OAuth allows third-party apps to access information from one’s account that may be needed to use the app, without giving the app the user’s username and password. If you’ve posted one of those funky “what animal are you” quizzes through an app on Facebook, or signed up for online shopping in just a couple clicks using your Twitter account, you have likely come in contact with the OAuth mechanism.

In some ways, this provides users with more security by not requiring them to give out their credentials to third parties. However, the scammer in this case took advantage of users’ familiarity and trust in this process—and in Google’s name—to spread a malicious code.

“They very cleverly were able to use Google’s own internal tools to make an application with the name ‘Google Docs’ and they asked you to give permission to this app so that you could open up this supposed Google document that was sent to you,” Glassberg further explained. “(Users) assumed they were opening up a real Google Doc—what they were really doing was giving permission for their address lists through this rogue or malware application, which then sucked up all of (their) address list and then replicated itself.”

By abusing the OAuth function, the scammer “infected” the users’ email accounts without them ever leaving the Google website.

“In a real twist, they were able to use Google, Google’s technologies, and Google’s systems against them,” Glassberg said.

Engineering of Users

The scammer also used users’ regular habits and instincts against them, according to Stu Sjouwerman, founder and CEO of KnowBe4, a company that promotes a “human firewall” approach to cybersecurity threats.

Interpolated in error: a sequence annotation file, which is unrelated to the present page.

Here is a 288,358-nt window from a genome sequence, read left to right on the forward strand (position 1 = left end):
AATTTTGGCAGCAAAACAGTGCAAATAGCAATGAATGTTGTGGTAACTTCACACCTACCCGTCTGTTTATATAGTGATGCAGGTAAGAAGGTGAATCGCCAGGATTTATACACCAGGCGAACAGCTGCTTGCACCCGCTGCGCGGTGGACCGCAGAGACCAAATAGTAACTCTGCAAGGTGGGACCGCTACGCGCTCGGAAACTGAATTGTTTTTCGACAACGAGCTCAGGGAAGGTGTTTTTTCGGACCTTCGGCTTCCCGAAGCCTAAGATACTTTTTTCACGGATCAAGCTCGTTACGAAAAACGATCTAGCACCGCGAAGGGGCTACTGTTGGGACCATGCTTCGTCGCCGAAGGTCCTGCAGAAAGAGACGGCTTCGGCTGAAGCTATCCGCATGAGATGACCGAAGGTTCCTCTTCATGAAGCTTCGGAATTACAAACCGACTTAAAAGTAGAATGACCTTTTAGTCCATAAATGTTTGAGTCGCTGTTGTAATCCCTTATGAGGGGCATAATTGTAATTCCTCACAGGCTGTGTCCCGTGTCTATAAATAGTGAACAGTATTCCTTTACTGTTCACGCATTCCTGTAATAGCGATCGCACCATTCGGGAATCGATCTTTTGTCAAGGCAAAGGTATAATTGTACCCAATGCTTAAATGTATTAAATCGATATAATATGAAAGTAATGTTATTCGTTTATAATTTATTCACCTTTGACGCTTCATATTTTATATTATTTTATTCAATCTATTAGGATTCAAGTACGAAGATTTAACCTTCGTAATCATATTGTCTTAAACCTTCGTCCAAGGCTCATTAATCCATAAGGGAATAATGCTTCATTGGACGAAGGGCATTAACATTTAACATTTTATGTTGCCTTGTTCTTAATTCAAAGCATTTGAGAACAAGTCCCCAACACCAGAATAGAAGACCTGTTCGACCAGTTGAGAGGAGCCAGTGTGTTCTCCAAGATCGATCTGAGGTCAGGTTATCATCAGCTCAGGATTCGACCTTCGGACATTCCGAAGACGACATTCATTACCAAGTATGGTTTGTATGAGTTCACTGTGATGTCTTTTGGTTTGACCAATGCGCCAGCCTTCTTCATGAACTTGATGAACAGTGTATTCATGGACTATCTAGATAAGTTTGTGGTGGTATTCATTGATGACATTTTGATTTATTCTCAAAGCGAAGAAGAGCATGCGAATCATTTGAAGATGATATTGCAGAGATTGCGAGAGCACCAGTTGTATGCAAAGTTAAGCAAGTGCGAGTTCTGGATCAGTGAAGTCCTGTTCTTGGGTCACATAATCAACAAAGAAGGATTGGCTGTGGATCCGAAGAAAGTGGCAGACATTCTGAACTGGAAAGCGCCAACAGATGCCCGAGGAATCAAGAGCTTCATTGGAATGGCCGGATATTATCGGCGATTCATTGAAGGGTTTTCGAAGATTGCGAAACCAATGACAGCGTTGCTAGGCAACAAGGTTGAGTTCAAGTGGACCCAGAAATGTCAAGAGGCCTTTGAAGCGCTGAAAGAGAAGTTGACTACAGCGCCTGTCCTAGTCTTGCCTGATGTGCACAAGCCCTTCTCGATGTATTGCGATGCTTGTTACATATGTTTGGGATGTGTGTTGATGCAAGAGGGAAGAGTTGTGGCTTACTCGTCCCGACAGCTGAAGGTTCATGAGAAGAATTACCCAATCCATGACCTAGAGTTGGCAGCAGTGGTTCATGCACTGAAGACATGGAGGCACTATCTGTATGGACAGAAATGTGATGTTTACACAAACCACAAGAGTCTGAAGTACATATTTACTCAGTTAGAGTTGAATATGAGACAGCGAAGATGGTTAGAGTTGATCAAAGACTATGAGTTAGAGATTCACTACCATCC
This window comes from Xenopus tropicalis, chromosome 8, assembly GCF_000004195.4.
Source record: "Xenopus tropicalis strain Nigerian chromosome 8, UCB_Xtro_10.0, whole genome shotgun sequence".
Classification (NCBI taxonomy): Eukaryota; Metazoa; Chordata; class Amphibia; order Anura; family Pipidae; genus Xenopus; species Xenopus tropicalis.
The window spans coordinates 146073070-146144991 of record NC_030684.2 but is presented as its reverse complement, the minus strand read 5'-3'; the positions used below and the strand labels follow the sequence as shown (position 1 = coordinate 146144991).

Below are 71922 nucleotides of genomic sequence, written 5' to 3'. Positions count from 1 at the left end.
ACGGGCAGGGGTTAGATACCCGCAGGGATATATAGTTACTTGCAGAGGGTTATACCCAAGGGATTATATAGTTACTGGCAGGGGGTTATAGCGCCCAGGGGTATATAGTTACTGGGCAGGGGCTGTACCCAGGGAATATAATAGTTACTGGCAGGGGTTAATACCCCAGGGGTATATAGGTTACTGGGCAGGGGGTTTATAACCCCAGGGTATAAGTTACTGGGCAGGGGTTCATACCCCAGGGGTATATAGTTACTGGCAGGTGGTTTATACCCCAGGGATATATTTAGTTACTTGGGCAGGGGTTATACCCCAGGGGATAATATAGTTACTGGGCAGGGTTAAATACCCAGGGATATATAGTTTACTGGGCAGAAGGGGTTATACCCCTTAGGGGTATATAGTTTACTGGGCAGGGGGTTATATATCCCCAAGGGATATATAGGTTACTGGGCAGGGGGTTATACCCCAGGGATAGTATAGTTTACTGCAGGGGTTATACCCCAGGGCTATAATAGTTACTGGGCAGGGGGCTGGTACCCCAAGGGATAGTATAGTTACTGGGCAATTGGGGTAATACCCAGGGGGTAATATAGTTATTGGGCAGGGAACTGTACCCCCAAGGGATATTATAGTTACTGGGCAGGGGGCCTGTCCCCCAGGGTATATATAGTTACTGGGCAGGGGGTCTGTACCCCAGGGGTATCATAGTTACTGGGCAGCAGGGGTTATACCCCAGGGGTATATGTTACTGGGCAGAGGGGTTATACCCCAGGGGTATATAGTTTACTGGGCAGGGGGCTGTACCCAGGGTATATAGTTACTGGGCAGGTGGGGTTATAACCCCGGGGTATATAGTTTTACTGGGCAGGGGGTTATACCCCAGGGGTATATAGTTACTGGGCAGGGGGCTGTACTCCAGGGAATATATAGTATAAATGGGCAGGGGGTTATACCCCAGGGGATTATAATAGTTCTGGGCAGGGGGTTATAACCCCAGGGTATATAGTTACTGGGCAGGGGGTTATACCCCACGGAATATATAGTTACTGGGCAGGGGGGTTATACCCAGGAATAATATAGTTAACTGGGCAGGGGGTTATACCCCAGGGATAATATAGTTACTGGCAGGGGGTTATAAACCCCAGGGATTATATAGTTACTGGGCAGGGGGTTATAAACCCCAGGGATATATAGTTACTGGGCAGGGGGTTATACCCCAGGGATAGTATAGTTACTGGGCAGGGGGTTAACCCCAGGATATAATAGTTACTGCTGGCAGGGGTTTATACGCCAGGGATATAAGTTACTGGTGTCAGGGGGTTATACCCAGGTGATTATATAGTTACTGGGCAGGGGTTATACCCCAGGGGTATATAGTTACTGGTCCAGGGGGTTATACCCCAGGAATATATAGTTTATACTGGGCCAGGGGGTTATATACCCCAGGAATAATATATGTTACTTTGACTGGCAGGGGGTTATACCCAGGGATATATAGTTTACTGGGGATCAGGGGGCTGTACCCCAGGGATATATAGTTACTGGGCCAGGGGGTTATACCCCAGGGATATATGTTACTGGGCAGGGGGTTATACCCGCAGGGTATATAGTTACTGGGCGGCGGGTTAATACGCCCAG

“We define social engineering, to keep it as simple as possible, as the bad guys manipulating someone to do something against their best interest,” Sjouwerman said. “Email at the moment is the number one infection vector of any kind of malware that penetrates a network, and obviously that requires a certain measure of social engineering.”

Sjouwerman explains that human error—user actions influenced through engineering by a scammer—can make otherwise secure situations unsafe, as users are tricked into welcoming malware with open arms.

“Google is not as safe as you think it would be if you social engineered a user to download seemingly a Google App, but in reality malicious code,” he said. “(Google has) an excellent name, and deservedly so, but even Gmail isn’t entirely safe if you use social engineering as your propagation factor.”

“An end-user who was trained to spot social engineering red flags would have thought before they clicked,” Sjouwerman wrote in his own blog on the incident.

The Lesson

“People need to be very careful in what they give permissions to because fortunately this particular Google Docs phishing attacks seemed to exist only to collect more email addresses, but it could have done much worse things in terms of collecting personal data,” Glassberg said. “So this is almost like a wakeup call for how serious these kinds of attacks can be.”

Glassberg says that just like two-factor authentication—using two factors to verify your identity when logging in—users should use a two-factor system for verifying email attachments they receive. 

"You need to verify that a) the person sent you this document and b) that the document is in fact a legitimate document and not a virus," he said.

Sjouwerman added, “You can’t rely on your software and hardware defenses, you have to have the human defense as well as part of your defense in-depth.”

He says this is especially important for larger companies and organizations, who can best train their employees through regular, simulated phishing attacks that will expose them to a range of red flags to look out for.

“There are no absolutes, you cannot ever get to zero, but you can get really close,” he said. “And so this is why we say you need to create a human firewall, which is your last line of defense.”